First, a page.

Next Draft of California Auto Glass Regulations
Expected in Mid-March
February 25, 2010
The next draft of the California "Cool Cars" auto glass
regulations are due out in mid-March, according to Dr. Marijke Bekken,
the California Air Resources Board (CARB) representative overseeing
the process. The last draft of the regulations, designed to mandate
reflective properties of auto glass in new cars sold in the state
models 2012 and later, was released in late-December, followed by
a 15-day public comment period. (CLICK
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"We are working to finalize the 15-day changes and hope to
have them out soon for public comment," Bekken told glassBYTEs.com/AGRR
Bekken said the group originally had hoped to release the latest
draft this month. She was unable to comment on what types of comments
had been received.
"The draft nature of the release allowed the comments to be
confidential, so in many instances I cannot say who suggested what,"
she said. "However, comments to the 15-day will be made part
of the official rulemaking record and will be posted on the web."
The latest draft of the regulations released in December included
several key requirements:
- "For 2012 model year vehicles, at least 25 percent of each
manufacturer's projected California vehile sales volume must use
a windshield with a (total solar transmittance (Tts) less than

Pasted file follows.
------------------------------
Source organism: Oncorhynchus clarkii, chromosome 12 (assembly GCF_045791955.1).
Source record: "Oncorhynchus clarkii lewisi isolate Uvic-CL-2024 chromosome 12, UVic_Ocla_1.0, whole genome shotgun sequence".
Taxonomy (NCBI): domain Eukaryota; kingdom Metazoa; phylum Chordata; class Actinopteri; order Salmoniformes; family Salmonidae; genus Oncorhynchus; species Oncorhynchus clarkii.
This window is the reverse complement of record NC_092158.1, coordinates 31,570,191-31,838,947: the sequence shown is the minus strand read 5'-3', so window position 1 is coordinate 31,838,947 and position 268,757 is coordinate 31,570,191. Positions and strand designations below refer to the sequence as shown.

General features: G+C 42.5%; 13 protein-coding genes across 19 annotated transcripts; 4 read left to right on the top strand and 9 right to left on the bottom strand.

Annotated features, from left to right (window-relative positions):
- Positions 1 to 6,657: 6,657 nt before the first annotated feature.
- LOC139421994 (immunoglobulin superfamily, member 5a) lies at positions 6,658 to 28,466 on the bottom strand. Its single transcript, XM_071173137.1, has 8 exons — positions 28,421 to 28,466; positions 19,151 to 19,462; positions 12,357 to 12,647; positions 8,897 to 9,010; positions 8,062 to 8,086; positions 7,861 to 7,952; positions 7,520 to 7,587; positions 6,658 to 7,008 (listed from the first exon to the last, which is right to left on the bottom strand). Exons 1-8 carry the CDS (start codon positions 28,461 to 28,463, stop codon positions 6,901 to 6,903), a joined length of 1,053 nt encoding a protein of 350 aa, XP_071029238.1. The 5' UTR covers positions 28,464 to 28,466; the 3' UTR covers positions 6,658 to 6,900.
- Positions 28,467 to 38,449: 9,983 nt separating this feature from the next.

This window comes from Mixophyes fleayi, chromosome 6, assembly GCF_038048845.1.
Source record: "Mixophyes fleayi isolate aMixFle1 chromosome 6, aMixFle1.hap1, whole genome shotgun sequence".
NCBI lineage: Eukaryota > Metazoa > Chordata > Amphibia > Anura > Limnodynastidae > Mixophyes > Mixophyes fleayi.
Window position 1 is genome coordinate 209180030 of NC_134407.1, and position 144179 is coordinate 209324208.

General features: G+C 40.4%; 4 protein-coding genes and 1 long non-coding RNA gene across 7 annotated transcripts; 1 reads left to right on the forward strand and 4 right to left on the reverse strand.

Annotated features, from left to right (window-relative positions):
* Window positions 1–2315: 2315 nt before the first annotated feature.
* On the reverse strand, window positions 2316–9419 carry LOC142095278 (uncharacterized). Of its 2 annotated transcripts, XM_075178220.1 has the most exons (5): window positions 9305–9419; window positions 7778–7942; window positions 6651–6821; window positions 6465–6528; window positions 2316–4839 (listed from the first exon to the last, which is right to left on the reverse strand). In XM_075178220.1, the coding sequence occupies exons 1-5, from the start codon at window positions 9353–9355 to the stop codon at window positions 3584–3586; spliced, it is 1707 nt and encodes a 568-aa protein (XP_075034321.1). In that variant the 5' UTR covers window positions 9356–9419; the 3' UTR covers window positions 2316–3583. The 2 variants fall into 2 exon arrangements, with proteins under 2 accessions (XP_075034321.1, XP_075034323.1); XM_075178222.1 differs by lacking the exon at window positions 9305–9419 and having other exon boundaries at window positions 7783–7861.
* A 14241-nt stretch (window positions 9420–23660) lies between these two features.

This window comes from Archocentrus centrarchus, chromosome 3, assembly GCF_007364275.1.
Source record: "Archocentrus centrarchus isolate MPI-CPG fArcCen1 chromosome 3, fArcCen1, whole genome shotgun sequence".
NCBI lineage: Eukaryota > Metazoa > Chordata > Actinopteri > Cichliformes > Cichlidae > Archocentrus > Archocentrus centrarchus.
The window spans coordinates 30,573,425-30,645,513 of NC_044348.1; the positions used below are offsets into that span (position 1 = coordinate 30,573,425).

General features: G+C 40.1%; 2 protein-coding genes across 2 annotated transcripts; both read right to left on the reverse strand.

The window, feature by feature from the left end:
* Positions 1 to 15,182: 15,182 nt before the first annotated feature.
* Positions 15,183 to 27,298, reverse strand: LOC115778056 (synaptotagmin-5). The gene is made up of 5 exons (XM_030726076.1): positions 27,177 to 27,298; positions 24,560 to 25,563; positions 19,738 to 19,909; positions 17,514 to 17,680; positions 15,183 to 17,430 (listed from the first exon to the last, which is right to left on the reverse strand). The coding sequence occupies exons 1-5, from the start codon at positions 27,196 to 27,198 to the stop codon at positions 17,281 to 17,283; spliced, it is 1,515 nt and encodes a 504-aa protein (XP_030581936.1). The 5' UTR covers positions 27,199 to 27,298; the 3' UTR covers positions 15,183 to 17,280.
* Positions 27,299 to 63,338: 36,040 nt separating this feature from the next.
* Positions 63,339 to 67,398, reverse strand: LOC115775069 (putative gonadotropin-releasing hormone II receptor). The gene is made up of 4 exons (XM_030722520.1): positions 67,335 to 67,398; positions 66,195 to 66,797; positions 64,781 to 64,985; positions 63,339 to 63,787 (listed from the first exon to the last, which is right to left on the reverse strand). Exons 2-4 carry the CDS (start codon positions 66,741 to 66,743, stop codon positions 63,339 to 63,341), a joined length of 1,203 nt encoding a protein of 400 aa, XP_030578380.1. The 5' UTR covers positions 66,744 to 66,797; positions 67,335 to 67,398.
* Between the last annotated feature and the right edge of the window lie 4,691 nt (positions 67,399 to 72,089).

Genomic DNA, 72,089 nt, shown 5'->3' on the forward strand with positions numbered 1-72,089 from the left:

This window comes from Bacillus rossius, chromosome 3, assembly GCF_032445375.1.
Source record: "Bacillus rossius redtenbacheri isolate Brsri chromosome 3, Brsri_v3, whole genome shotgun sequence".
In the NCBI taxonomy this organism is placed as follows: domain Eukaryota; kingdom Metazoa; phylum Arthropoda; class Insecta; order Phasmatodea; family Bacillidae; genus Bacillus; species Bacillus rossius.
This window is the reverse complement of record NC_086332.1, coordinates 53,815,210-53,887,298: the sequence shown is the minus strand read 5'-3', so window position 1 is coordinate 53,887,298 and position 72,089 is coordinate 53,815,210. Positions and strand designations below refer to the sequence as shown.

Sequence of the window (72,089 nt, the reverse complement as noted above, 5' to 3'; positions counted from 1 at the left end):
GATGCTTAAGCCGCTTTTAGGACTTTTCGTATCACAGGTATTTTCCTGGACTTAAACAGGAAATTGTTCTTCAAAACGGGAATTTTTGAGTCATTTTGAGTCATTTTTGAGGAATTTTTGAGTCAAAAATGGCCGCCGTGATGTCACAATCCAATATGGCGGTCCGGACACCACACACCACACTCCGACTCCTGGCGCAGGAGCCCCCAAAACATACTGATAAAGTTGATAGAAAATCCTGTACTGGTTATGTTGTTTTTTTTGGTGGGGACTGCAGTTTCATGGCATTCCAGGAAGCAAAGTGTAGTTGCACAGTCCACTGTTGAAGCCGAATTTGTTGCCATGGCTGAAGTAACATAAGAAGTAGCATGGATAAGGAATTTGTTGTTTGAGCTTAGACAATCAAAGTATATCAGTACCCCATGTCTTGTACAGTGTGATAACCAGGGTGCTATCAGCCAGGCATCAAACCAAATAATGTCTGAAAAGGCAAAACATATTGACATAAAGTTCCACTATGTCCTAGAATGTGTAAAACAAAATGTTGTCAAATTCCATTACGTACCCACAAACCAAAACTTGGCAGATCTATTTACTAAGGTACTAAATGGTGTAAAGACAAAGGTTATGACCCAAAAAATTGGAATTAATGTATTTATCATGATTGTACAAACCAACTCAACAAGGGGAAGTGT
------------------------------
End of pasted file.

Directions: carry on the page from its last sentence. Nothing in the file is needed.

or equal to 50 percent;"
- "For 2013 model year vehicles, at least 50 percent of each
manufacturer's projected California vehicle sales volume must
use a windshield with a Tts less than or equal to 50 percent;"
- "For 2014 and 2015 model-year vehicles, all windshields
must have a Tts less than or equal to 50 percent."
In addition, the latest draft would permit an option for 2016 and
subsequent model-year vehicles that allows manufacturers to "demonstrate
equivalent solar control using the specified alternative test procedure
approved in advance."
The goal of the regulations is to reduce the amount of heat that
is transmitted through the glass, thus easing the load on a vehicle's
air conditioner and reducing greenhouse gas emissions in the state,
as part of an initiative taken on by the state with its passing
of AB 32 in 2006-also known as the Global Warming Solutions Act.
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